University Courses on
Mathematics and Science Content Knowledge
The CPS math and science university course program for teachers was designed in the context of national and state education policies, programs, research, and labor markets.
The No Child Left Behind (NCLB) Act, passed in January 2002, included teacher quality within its scope. It stated that, by 2005-2006, school districts would be required to demonstrate that teachers providing direct instruction in core academic subjects were “Highly Qualified.” Around the same time, local media was questioning CPS teacher quality after an investigative report indicated many teachers did not have the appropriate credentials. Arne Duncan had been appointed by Chicago’s Mayor Daley in 2001 as the district’s new CEO. He responded to the teacher quality issue by creating new CPS policies banning the hiring of teachers without proper credentials and giving uncertified teachers a deadline of two years to become certified.
The National Science Foundation Urban Systemic Program funded a CPS program that brought area university math and science faculty together to develop courses for teachers beginning in 2000. A grant from the Illinois Board of Higher Education seeded a Chicago symposium series in 1999 for math and science faculty to discuss “Excellence in Teaching Mathematics and Science: Teaching and Practice”.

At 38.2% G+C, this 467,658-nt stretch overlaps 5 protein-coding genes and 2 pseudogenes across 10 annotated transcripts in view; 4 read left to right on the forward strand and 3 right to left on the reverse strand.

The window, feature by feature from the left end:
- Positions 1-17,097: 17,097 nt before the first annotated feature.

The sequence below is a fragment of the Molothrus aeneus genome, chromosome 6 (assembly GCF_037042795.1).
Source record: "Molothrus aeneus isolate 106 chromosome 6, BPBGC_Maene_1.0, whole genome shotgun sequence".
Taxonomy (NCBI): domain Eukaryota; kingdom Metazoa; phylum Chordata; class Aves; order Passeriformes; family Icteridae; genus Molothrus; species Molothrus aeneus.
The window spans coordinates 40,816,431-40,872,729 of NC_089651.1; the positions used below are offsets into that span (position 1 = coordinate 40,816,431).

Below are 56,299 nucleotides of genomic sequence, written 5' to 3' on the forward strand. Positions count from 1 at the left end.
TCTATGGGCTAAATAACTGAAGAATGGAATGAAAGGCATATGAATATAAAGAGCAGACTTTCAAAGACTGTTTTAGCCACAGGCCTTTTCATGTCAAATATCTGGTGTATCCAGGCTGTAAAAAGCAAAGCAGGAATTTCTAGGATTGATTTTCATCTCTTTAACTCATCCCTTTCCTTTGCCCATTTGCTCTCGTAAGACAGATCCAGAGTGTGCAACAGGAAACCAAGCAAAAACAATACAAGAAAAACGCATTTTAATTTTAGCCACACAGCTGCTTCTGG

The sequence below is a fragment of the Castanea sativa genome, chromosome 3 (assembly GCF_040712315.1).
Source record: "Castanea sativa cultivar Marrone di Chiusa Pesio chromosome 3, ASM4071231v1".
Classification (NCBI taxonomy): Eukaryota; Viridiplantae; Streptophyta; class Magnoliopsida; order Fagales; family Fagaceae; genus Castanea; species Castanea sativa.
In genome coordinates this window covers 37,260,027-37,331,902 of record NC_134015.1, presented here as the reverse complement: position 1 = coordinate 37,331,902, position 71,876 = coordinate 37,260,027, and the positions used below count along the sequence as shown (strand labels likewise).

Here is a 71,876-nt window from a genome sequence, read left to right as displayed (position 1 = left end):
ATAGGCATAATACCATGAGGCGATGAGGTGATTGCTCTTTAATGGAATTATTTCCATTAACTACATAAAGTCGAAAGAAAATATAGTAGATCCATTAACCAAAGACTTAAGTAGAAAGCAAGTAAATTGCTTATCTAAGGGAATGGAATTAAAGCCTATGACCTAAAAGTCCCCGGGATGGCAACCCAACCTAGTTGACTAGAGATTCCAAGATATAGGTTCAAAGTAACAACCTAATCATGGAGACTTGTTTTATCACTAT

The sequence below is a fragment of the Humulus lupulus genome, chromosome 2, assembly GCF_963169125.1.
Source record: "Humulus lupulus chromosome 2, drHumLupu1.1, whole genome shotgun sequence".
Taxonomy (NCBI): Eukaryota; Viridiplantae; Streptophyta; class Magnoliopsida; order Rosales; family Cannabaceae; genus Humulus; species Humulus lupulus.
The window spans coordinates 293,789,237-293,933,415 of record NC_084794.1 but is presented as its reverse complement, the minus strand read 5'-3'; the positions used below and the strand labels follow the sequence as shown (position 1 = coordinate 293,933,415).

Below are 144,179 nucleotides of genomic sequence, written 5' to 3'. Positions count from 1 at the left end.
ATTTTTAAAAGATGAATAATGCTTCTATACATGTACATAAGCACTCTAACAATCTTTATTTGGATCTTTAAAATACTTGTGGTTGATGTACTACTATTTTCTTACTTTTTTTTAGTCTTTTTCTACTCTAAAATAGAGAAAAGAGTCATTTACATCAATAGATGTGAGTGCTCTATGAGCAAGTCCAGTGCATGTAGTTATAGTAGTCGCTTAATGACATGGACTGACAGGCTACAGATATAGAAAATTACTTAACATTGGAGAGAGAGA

The success of reform efforts relied on relationships (both formal and interpersonal) between school district staff and faculty at the area universities. With district changes in 2002-2003, these relationships became more strategic and built on important shared attributes. Chicago Public Schools staff and the university-based partners were:
- Aware of the research literature on mathematics and science teaching and learning,
- Planning for federal No Child Left Behind policies related to Highly Qualified teachers and aware of the teacher labor market,
- Experienced in pursuing external funding, and
- Willing to trust each other and able to work across the district-university divide.